Burma’s Supreme Court refused to allow Aung Suu Kyl’s pro-democracy party, the National League for Democracy (NLD), to participate in Burmese politics. An NLD lawyer told reporters that, the ruling was the party’s “last legal avenue.”
The NLD would remain an illegal organization, the court said, because it did not register in the last November’s election, the nation’s first since 1990 when the ruling military junta dismissed the NLD’s victory. The NLD sat out to protest election’s undemocratic conditions, the victors of which are to be sworn in Monday.
On Tuesday a bomb killed five and injured 13 bus passengers in Manilla. Among several measures to increase security, authorities deployed 300 bus marshals to monitor the city’s 7,000 buses. President Benigno S. Aquino III has offered a one-million peso ($22,700) reward for information regarding the attackers, while police have identified two persons of interest.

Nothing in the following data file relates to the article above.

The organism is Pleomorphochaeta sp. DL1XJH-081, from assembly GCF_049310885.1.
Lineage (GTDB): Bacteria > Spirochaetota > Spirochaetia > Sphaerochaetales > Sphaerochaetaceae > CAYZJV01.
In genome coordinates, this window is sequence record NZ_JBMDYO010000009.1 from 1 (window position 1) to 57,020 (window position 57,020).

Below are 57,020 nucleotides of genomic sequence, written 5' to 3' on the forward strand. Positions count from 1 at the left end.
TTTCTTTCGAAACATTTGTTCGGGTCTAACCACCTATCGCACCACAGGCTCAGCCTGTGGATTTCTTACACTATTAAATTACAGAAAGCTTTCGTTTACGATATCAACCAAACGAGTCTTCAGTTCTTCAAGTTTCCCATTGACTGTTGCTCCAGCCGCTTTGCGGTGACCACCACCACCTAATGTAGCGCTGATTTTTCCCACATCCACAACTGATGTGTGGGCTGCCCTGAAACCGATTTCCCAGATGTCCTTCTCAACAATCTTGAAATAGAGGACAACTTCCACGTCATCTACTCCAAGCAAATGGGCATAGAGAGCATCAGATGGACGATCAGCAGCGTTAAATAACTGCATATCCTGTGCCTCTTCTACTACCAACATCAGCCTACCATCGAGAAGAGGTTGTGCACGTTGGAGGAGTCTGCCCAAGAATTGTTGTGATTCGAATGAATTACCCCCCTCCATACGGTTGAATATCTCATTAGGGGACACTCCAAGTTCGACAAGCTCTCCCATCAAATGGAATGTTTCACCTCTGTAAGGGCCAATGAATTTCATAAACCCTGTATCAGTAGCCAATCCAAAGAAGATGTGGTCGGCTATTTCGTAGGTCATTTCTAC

The first Philippines-U.S. Strategic Dialogue opened this week in Manilla. On Wednesday, Kurt Campbell, assistant secretary for East Asian and Pacific Affairs at the U.S. State Department and and Undersecretary Erlinda Basilio of the Filipino Department of Foreign Affairs held a news conference in which Campbell said the two countries would look for ways to boost the Philippine’s ability to control its “very substantial maritime domain.” China has become increasing assertive in the region, compelling the United States to show its commitment to local allies as they respond to Chinese pressure.